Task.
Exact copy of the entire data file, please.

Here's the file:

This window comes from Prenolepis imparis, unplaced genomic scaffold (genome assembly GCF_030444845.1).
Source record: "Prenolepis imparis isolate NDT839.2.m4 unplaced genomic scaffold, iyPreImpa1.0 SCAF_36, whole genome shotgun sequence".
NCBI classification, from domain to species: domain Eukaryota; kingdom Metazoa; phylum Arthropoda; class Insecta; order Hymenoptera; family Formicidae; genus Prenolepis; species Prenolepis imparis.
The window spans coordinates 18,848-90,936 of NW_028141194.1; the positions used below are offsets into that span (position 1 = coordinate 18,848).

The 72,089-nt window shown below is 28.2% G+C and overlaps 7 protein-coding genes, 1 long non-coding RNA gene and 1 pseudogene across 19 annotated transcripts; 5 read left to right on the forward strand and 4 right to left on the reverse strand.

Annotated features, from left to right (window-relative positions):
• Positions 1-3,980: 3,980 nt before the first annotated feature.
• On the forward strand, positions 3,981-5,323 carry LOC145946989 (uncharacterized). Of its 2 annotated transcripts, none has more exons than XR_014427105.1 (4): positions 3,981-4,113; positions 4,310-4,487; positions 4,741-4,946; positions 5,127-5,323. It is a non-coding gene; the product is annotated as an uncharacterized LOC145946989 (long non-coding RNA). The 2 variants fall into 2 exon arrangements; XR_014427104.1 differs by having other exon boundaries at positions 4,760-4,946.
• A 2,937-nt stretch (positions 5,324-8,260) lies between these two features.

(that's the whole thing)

This window comes from Prenolepis imparis, unplaced genomic scaffold (genome assembly GCF_030444845.1).
Source record: "Prenolepis imparis isolate NDT839.2.m4 unplaced genomic scaffold, iyPreImpa1.0 SCAF_36, whole genome shotgun sequence".
NCBI classification, from domain to species: domain Eukaryota; kingdom Metazoa; phylum Arthropoda; class Insecta; order Hymenoptera; family Formicidae; genus Prenolepis; species Prenolepis imparis.
The window spans coordinates 18,848-90,936 of NW_028141194.1; the positions used below are offsets into that span (position 1 = coordinate 18,848).

The 72,089-nt window shown below is 28.2% G+C and overlaps 7 protein-coding genes, 1 long non-coding RNA gene and 1 pseudogene across 19 annotated transcripts; 5 read left to right on the forward strand and 4 right to left on the reverse strand.

Annotated features, from left to right (window-relative positions):
• Positions 1-3,980: 3,980 nt before the first annotated feature.
• On the forward strand, positions 3,981-5,323 carry LOC145946989 (uncharacterized). Of its 2 annotated transcripts, none has more exons than XR_014427105.1 (4): positions 3,981-4,113; positions 4,310-4,487; positions 4,741-4,946; positions 5,127-5,323. It is a non-coding gene; the product is annotated as an uncharacterized LOC145946989 (long non-coding RNA). The 2 variants fall into 2 exon arrangements; XR_014427104.1 differs by having other exon boundaries at positions 4,760-4,946.
• A 2,937-nt stretch (positions 5,324-8,260) lies between these two features.